When eight Lawrence High football players signed their national letters of intent on Wednesday, none jotted their name with an NCAA Div. I program.
Seven signed with junior colleges and the other with Div. II Washburn.
Considering all the attention Lawrence receives for being the biggest school in Kansas and its number of state championships, outsiders probably think the Lions win with D-I talent year in and year out.
That hasn't been the case, though.
In the 1990s, Lawrence has produced just two players who signed with Div. I football programs -- running back Michael Cosey (class of '92) and linebacker Jason Thoren (class of '94) -- while winning five state championships and finishing runner-up the other year.
Translation: You can win state championships without D-I talent.
Thoren has two more years left at Kansas University after signing with the Jayhawks while in high school. Cosey has one more year left at Southwest Missouri State after stints at Fort Scott Community College and Texas Tech.
Football is a numbers game and a couple of major-college players on one team won't always beat a good, hard-nosed team.
"Football is a 25- to 35-man game," LHS head coach Dick Purdy said. "You know how coyotes hunt down a deer. They're out-talented all the way. They just stay with it and go at them in packs and outnumber them."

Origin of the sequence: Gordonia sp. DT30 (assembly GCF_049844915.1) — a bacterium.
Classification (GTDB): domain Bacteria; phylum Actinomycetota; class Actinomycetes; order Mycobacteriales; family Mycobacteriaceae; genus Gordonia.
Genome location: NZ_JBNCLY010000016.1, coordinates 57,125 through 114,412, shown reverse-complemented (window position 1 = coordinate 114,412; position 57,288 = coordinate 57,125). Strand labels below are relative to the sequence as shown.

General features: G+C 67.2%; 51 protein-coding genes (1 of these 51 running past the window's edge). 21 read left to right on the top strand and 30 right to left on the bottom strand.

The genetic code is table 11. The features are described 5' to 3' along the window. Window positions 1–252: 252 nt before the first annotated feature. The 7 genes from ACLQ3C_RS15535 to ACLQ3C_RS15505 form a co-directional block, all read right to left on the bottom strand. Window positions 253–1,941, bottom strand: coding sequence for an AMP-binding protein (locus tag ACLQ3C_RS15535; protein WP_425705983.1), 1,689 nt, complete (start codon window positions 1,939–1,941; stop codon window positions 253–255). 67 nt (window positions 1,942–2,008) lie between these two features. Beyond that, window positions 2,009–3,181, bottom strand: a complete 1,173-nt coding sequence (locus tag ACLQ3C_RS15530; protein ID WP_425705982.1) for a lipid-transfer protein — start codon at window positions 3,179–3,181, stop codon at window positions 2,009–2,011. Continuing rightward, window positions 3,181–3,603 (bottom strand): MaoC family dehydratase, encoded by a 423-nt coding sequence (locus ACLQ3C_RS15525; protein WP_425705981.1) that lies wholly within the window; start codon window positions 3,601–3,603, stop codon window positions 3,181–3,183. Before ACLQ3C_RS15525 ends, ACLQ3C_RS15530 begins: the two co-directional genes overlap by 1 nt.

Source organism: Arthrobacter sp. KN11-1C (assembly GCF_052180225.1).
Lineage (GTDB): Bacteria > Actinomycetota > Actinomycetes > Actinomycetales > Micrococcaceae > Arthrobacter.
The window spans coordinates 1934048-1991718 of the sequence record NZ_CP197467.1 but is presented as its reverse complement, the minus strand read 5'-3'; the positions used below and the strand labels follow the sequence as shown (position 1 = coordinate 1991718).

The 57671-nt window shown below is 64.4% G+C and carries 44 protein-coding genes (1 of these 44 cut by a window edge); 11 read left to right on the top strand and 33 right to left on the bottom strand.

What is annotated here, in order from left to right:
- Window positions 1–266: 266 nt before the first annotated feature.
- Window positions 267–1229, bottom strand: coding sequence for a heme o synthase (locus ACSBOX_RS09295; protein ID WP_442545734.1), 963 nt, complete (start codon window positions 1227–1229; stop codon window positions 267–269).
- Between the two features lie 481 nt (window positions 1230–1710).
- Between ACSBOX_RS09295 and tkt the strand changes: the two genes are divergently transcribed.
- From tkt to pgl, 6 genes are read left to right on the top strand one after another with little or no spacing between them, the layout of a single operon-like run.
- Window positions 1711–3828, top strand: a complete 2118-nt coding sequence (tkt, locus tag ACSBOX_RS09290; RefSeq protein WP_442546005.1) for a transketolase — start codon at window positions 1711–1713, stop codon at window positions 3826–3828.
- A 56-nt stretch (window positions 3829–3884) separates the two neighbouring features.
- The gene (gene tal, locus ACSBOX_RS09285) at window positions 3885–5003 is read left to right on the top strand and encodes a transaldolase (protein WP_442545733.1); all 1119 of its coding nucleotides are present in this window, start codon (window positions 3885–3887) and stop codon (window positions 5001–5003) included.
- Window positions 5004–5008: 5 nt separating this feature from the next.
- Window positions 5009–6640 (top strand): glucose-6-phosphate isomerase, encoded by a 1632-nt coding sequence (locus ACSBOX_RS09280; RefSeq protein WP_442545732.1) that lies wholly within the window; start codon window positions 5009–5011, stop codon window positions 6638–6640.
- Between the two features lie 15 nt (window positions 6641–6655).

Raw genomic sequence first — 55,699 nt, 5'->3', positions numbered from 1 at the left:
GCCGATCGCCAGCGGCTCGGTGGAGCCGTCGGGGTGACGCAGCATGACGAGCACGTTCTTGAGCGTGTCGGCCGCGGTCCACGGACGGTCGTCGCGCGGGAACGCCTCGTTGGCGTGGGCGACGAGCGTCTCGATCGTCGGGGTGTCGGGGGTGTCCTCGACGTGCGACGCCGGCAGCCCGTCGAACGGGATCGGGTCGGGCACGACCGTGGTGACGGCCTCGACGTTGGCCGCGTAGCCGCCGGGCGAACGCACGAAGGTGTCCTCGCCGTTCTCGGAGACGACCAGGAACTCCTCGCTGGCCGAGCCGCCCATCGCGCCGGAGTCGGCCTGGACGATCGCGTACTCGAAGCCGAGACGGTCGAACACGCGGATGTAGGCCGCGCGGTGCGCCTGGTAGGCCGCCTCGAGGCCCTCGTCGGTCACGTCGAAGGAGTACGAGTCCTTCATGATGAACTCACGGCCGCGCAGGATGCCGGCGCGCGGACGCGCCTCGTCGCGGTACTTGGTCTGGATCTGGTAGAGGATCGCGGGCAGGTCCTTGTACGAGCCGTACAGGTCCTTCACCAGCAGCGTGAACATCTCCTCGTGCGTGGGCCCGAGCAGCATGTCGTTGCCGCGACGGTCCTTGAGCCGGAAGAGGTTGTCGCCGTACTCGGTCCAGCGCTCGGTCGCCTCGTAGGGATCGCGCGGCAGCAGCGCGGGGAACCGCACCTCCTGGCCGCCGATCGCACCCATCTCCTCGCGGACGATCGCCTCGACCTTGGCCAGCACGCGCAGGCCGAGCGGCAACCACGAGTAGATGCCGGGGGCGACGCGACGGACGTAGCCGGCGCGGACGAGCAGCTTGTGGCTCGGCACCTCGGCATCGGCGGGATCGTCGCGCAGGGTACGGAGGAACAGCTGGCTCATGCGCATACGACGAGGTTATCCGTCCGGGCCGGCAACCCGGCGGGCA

The Lions were coyotes in their state semifinal game when Lawrence feasted on highly-touted, unbeaten Olathe North, 32-7, on a snow-covered field. Talk of that 25-point setback still hasn't thawed in Olathe.
The inch of snow must have been enough to offset the mighty Eagles, who had three players regarded as D-I talent.
O-North running back Arland Bruce and lineman Bobby Schmidt signed with Kansas University on Wednesday. Quarterback Jeremy Milne has agreed to attend Kansas State before receiving a scholarship in '97.
Two other Eagle players signed with Div. II programs, impressive considering O-North is the 12th largest school in the state with about 700 fewer students than Lawrence.
"The bigger school always has the advantage," Purdy said. "You have more players to pick from. You have enough talent that you can rest your No. 1 players and they don't have to play the whole way."
Derby, a state finalist three consecutive years, is similar to Lawrence. The Panthers keep winning without superstars.
Derby, the fifth-largest school, had three players sign letters on Wednesday. All three signed with Hutchinson Community College.
Lawrence's all-state players -- lineman Lee Myers and running back Thomas Daniels -- signed with Washburn and Hutchinson, respectively. Daniels received attention from KU but sub-par grades would have left him ineligible that first year.
Myers, 6-foot-1, 215, was selected as the top lineman in the Kansas City area. However, his size turned off major colleges.
"I think Lee Myers outplayed everybody he played against at 215 pounds," Purdy said. "Some of the guys he bested are going D-I, but at the high school level that can happen."